I'm not a cryptologist, just an interested engineer (& now retired). I used to design hardware with AES en/decryption blocks & generate test vectors using my own Tcl script using the embedded aes function.

However, I was wondering if modifying AES to use more than 1 SBox (& inverse), it would be "more secure", or is that not the case? I've found 1108 SBoxes that meet the original criteria (out of 256! possible combinations). My view would be to have a short table to indicate which SBox to use for each round of 14 (assuming 256 key). I realise this would complicate h/w a bit, but not be very complicated to modify a C program. Initially just using 2 SBoxes, the original & one other, but easily expandable to use 3,4.. etc in software.

Just after thoughts really.

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    $\begingroup$ AES has a very regular structure that enables it easy to analyze. That is a design change that will complicate the security analysis. It was a nice question for DES since the NSA modifications and people wondered about the resasons. $\endgroup$
    – kelalaka
    Dec 29 '20 at 17:54
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    $\begingroup$ Also it wouldn't be AES. AES is a standard. If you change it, it ceases to be AES, it's some other cipher. Possibly a Rijndael variant, possibly something entirely different. There's no such thing as "AES with other SBoxes". It's like "US 2020 issue one dollar bills with faces other than George Washington", they don't exist, and can't exist, since they wouldn't meet the criteria of being 2020 issue US one dollar bills! $\endgroup$ Dec 29 '20 at 18:28

Honestly, it would be more secure, but not by much, and that is assuming you are using finite field inversion s-boxes.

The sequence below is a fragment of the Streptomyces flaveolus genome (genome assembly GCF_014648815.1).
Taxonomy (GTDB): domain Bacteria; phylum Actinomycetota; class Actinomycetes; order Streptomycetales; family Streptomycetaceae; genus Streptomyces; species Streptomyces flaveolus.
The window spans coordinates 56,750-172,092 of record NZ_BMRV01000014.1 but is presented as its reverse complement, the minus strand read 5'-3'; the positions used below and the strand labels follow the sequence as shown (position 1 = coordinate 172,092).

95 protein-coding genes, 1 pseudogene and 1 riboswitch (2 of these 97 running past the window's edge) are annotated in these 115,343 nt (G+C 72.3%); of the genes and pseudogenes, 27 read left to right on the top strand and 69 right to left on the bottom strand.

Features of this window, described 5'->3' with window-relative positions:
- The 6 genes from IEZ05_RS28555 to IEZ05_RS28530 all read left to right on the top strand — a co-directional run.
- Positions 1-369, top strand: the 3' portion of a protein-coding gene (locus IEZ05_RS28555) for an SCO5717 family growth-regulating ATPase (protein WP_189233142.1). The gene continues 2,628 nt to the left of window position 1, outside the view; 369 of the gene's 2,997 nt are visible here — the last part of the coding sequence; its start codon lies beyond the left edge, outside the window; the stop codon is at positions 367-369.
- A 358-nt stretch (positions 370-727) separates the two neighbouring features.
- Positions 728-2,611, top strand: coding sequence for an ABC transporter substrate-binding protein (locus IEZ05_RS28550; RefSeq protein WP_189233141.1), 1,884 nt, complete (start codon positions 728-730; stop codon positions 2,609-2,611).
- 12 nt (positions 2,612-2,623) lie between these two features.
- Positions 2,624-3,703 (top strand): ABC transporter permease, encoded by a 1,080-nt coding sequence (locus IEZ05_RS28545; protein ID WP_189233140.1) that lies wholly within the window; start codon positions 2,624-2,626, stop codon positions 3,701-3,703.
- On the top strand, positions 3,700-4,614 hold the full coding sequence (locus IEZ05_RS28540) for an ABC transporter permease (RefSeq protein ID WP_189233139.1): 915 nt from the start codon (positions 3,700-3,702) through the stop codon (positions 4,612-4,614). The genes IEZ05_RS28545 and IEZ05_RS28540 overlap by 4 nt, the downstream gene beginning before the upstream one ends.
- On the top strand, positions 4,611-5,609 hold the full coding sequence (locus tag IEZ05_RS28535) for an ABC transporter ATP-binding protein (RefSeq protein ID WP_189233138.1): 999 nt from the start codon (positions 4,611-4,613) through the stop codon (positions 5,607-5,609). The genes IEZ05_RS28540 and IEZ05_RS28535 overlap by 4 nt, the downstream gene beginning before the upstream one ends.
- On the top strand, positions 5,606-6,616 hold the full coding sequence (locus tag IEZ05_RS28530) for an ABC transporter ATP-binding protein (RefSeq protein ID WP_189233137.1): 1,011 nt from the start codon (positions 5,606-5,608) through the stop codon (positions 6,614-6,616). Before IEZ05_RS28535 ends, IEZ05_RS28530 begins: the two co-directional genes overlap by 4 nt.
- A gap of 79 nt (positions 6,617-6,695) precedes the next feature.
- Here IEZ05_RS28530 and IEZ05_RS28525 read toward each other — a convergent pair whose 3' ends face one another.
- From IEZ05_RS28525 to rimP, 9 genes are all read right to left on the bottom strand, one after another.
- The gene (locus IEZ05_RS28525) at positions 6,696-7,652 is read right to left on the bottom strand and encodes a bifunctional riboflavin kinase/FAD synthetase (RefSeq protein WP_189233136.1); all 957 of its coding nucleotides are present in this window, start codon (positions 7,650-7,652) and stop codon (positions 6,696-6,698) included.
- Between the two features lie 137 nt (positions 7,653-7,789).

A better use of multiple 8-bit s-boxes would be to make them key dependent, however in software that can have the unfortunate side effect of creating another side channel to leak information about the key.

If you want something based on the AES design but with small modifications that make it more secure, what you want is not more s-boxes, but a better s-box with more algebraic complexity. In terms of round design that is probably the only modification you can make before it strays too much from the original design.

The other place to look is the key schedule, which is very simple and fast. This is both beneficial and detrimental, as it is probably the weakest point of the cipher, but makes applications requiring key changes usable. Think a wifi chip that needs a different key for each connected device and needs to constantly switch keys to communicate with them. It can also "roll" to save memory on embedded systems, but this means that round subkeys can be used to recover the key.

From a software only perspective, security can be improved with changes to the key schedule, slowing it down and generating the subkeys using a one way function with less linearity.


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